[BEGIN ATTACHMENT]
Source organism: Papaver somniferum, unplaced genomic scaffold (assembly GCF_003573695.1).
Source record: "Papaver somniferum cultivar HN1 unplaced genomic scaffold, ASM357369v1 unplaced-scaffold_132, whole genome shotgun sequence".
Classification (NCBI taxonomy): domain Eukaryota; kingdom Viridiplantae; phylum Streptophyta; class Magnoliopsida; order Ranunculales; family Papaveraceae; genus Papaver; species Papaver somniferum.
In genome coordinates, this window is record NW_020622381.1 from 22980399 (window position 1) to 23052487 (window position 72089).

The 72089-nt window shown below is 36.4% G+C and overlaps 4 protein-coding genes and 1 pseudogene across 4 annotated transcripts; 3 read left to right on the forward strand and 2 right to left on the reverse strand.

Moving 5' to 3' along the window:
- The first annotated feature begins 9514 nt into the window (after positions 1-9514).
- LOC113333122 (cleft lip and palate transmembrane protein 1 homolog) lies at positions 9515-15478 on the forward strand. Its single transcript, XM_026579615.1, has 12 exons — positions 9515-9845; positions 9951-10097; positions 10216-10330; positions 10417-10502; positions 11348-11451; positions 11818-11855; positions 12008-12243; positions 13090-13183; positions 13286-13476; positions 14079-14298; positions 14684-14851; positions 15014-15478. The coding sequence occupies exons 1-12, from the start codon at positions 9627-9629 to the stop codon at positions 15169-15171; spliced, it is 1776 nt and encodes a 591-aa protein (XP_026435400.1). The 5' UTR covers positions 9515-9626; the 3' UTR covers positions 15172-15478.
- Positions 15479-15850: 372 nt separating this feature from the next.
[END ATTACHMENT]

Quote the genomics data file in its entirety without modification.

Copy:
Source organism: Papaver somniferum, unplaced genomic scaffold (assembly GCF_003573695.1).
Source record: "Papaver somniferum cultivar HN1 unplaced genomic scaffold, ASM357369v1 unplaced-scaffold_132, whole genome shotgun sequence".
Classification (NCBI taxonomy): domain Eukaryota; kingdom Viridiplantae; phylum Streptophyta; class Magnoliopsida; order Ranunculales; family Papaveraceae; genus Papaver; species Papaver somniferum.
In genome coordinates, this window is record NW_020622381.1 from 22980399 (window position 1) to 23052487 (window position 72089).

The 72089-nt window shown below is 36.4% G+C and overlaps 4 protein-coding genes and 1 pseudogene across 4 annotated transcripts; 3 read left to right on the forward strand and 2 right to left on the reverse strand.

Moving 5' to 3' along the window:
- The first annotated feature begins 9514 nt into the window (after positions 1-9514).
- LOC113333122 (cleft lip and palate transmembrane protein 1 homolog) lies at positions 9515-15478 on the forward strand. Its single transcript, XM_026579615.1, has 12 exons — positions 9515-9845; positions 9951-10097; positions 10216-10330; positions 10417-10502; positions 11348-11451; positions 11818-11855; positions 12008-12243; positions 13090-13183; positions 13286-13476; positions 14079-14298; positions 14684-14851; positions 15014-15478. The coding sequence occupies exons 1-12, from the start codon at positions 9627-9629 to the stop codon at positions 15169-15171; spliced, it is 1776 nt and encodes a 591-aa protein (XP_026435400.1). The 5' UTR covers positions 9515-9626; the 3' UTR covers positions 15172-15478.
- Positions 15479-15850: 372 nt separating this feature from the next.